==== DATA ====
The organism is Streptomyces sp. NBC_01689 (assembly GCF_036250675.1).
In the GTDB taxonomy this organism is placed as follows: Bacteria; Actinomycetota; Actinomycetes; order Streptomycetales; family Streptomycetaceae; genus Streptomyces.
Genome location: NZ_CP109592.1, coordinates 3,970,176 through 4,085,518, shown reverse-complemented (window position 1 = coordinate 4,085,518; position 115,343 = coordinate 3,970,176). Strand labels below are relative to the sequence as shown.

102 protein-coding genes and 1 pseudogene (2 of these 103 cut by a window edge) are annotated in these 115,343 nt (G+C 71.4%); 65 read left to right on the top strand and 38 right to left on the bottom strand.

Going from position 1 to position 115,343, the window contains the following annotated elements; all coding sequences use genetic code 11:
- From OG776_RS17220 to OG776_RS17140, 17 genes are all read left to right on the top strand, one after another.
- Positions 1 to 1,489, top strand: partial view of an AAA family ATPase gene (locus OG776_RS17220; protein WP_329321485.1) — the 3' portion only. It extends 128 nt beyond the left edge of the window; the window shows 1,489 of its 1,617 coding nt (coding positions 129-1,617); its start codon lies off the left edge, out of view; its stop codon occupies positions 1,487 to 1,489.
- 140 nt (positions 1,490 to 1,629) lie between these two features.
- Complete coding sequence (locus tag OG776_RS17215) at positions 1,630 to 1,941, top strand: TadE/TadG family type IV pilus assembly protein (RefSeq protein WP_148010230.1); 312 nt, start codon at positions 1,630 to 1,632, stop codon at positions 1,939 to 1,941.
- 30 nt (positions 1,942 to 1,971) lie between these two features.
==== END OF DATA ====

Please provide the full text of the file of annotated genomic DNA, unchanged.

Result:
The organism is Streptomyces sp. NBC_01689 (assembly GCF_036250675.1).
In the GTDB taxonomy this organism is placed as follows: Bacteria; Actinomycetota; Actinomycetes; order Streptomycetales; family Streptomycetaceae; genus Streptomyces.
Genome location: NZ_CP109592.1, coordinates 3,970,176 through 4,085,518, shown reverse-complemented (window position 1 = coordinate 4,085,518; position 115,343 = coordinate 3,970,176). Strand labels below are relative to the sequence as shown.

102 protein-coding genes and 1 pseudogene (2 of these 103 cut by a window edge) are annotated in these 115,343 nt (G+C 71.4%); 65 read left to right on the top strand and 38 right to left on the bottom strand.

Going from position 1 to position 115,343, the window contains the following annotated elements; all coding sequences use genetic code 11:
- From OG776_RS17220 to OG776_RS17140, 17 genes are all read left to right on the top strand, one after another.
- Positions 1 to 1,489, top strand: partial view of an AAA family ATPase gene (locus OG776_RS17220; protein WP_329321485.1) — the 3' portion only. It extends 128 nt beyond the left edge of the window; the window shows 1,489 of its 1,617 coding nt (coding positions 129-1,617); its start codon lies off the left edge, out of view; its stop codon occupies positions 1,487 to 1,489.
- 140 nt (positions 1,490 to 1,629) lie between these two features.
- Complete coding sequence (locus tag OG776_RS17215) at positions 1,630 to 1,941, top strand: TadE/TadG family type IV pilus assembly protein (RefSeq protein WP_148010230.1); 312 nt, start codon at positions 1,630 to 1,632, stop codon at positions 1,939 to 1,941.
- 30 nt (positions 1,942 to 1,971) lie between these two features.